My point is that three years out when all this comes together, and also the Williamstown Theatre Festival, it becomes really difficult to take it all in within a day. The key then will be to extend people’s visits to two and even three days. Long weekends.

When you start shifting our visitation from day-tripping to overnights the economic dividend multiplies greatly. Once people spend the night they’re not having one meal they’re having three. Or six. Then there’s more need for lodging and bed and breakfast. That’s the dynamic for us to keep an eye on. That’s one of the goals here.

CG There is also the factor of impact on real estate. Recently I met with Darren Waterston who is doing a MoCA installation. He is actually a neighbor and has been living in the Eclipse Mill (40 unit artist lofts residence) since July. I asked him about a rumor that he was interested in buying a loft. He said that he would love to but has a studio and mortgage in New York. Stephen Hannock is an established artist who lives and works here. Would you expect that North Adams/ Williamstown will be of greater interest for mid career and established artists?

Given the availability of affordable real estate is there the possibility that MoCA would purchase residential and studio property toward the goal of establishing an artists residency program? Like having Waterston here for a number of months.

When Wilco comes with the Solid Sound Festival you put them up in Porches.

JT We own a couple of houses. We house as much as 30 people mostly interns. We also use them for artist residencies. Darren is a point well taken. It’s unusual that it was such an extended visit. Have you seen his work yet?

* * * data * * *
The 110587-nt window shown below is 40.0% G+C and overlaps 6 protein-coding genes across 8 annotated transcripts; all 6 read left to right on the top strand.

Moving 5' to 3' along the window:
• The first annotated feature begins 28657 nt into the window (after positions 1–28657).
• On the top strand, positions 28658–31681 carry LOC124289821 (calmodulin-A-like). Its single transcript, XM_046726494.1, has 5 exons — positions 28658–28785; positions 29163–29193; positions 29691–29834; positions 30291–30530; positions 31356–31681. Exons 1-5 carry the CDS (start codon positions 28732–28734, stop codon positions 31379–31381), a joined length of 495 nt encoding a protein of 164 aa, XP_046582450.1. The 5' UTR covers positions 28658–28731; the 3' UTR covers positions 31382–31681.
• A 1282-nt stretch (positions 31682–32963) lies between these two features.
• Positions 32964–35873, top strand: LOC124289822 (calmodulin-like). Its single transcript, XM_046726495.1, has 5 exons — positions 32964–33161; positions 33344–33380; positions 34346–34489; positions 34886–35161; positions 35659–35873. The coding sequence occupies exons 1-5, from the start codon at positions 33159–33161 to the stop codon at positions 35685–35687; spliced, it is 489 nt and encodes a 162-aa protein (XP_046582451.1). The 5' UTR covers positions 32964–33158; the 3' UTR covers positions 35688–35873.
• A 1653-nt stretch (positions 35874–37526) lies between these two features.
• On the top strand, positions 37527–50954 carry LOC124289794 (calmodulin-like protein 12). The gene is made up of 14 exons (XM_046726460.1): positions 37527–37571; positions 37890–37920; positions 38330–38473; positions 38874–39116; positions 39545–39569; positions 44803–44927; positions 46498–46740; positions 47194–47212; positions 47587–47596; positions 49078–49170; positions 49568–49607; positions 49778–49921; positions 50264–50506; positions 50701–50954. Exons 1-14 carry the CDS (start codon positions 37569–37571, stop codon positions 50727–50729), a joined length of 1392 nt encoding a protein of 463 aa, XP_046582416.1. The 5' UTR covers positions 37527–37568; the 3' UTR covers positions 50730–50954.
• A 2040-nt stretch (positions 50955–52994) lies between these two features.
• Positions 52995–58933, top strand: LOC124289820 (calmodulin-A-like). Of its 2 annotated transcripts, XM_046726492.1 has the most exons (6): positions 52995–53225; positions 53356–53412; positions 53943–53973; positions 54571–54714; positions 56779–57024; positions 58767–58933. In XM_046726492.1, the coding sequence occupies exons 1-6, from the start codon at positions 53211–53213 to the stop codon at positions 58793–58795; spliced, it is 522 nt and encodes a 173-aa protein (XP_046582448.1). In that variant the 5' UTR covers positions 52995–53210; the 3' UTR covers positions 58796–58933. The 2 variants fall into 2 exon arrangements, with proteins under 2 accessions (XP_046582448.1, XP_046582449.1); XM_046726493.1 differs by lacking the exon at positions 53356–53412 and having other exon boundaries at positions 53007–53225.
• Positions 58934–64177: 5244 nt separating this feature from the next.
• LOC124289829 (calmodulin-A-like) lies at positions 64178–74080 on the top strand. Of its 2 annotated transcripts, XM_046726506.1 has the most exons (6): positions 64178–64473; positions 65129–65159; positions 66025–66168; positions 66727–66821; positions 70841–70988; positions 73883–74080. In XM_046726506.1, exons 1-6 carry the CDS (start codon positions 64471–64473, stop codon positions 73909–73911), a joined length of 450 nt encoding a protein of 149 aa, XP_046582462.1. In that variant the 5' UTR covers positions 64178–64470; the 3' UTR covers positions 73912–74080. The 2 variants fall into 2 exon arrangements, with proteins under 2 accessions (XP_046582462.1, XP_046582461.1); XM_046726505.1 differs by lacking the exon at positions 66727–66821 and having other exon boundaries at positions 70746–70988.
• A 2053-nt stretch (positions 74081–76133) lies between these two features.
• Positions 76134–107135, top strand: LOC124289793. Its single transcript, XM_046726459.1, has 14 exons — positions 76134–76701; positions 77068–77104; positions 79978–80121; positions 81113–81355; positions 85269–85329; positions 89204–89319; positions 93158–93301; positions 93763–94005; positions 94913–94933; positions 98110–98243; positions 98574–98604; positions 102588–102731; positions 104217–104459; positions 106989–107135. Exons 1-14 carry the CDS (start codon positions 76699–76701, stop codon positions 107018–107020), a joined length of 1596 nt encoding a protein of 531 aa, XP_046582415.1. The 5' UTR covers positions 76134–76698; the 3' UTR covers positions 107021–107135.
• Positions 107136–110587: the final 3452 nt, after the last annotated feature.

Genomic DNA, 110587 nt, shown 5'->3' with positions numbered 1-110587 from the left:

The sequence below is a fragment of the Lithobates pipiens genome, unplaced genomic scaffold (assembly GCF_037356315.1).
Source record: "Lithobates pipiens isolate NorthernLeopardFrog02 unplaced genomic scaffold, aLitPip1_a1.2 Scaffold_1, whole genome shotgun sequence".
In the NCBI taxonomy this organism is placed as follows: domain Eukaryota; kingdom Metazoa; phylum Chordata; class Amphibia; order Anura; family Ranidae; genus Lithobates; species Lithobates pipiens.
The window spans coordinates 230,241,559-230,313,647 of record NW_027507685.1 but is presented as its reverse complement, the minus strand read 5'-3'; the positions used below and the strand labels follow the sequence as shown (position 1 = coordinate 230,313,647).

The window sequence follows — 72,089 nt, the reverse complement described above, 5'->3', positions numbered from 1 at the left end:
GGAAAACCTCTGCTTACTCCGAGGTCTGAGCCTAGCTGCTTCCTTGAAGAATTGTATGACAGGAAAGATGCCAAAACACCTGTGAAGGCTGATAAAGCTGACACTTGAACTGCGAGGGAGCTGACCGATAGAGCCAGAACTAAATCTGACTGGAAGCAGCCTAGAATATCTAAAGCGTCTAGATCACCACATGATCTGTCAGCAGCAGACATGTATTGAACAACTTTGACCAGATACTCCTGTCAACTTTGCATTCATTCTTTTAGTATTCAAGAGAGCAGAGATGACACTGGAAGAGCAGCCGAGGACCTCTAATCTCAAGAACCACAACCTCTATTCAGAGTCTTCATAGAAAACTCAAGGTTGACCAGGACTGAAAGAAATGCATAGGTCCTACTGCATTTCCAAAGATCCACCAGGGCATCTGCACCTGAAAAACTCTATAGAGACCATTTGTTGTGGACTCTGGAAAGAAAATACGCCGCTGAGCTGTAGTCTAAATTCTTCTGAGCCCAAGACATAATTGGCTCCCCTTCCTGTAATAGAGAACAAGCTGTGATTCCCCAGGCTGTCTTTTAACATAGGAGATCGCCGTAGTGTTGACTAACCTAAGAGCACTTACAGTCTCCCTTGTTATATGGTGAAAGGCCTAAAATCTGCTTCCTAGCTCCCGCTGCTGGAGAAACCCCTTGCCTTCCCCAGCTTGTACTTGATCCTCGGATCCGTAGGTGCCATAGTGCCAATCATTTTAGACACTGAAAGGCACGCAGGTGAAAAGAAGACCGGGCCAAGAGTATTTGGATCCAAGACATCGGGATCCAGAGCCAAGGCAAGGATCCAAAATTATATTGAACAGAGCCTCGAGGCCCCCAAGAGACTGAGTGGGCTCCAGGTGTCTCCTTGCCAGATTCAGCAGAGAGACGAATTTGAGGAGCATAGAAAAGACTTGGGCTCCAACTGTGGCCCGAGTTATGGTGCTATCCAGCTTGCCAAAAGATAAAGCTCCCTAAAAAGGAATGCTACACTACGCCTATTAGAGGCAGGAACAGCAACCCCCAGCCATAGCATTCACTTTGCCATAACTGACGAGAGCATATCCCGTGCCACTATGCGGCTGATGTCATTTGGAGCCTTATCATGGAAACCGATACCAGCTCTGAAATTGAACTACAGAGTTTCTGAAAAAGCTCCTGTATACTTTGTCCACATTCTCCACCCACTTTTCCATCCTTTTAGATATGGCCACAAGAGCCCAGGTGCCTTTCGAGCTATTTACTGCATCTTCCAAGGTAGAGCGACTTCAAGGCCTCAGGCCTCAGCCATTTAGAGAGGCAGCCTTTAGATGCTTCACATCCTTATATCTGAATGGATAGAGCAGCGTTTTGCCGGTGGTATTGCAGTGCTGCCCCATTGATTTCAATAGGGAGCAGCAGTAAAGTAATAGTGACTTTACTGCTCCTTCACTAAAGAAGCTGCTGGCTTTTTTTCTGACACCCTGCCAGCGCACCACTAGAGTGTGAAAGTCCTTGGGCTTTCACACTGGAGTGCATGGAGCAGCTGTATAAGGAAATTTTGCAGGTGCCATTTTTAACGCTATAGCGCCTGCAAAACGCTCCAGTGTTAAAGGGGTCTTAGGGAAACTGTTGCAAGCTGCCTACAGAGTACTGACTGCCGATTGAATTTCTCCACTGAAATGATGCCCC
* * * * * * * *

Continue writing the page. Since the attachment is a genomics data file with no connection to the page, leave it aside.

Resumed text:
CG We saw it as a work in progress and have yet to see it as finished.

JT Wait till you see it. It’s amazing. It is one of the most fabulous, fabulous things we’ve ever done here. Really beautiful. The detail. It’s detailing. It’s stained glass. Really beautiful painting.

CG It’s interesting to talk about his residency. Coming here and living in an artists’ building. To some extent he’s so busy you just see him walking his dogs. But he is a real presence in the community. Mostly artists come and go and have little or no interaction with our arts community.

JT That’s true and very interesting. He’s moved in and become a part of the community. In large part that’s because of the duration. Several months. Where our more typical residency tends to be three to five weeks. It’s been a lot of fun. Our staff has really enjoyed getting to know him.

CG Knowing that it is very intense while artists are working on installations is there a way in which there might be greater interaction with the local arts community? For example setting aside a couple of hours for the arts community to visit the work in progress and have a dialogue with the artist?

JT That’s a great idea. We have done bits and pieces of it with artist’s talks. To take a couple of hours out to have wine and cheese. To talk and has a social level and intellectual engagement. To bring them in. That’s a great idea. We haven’t done a lot. We’ve done it in fits and starts. It hasn’t been systematic.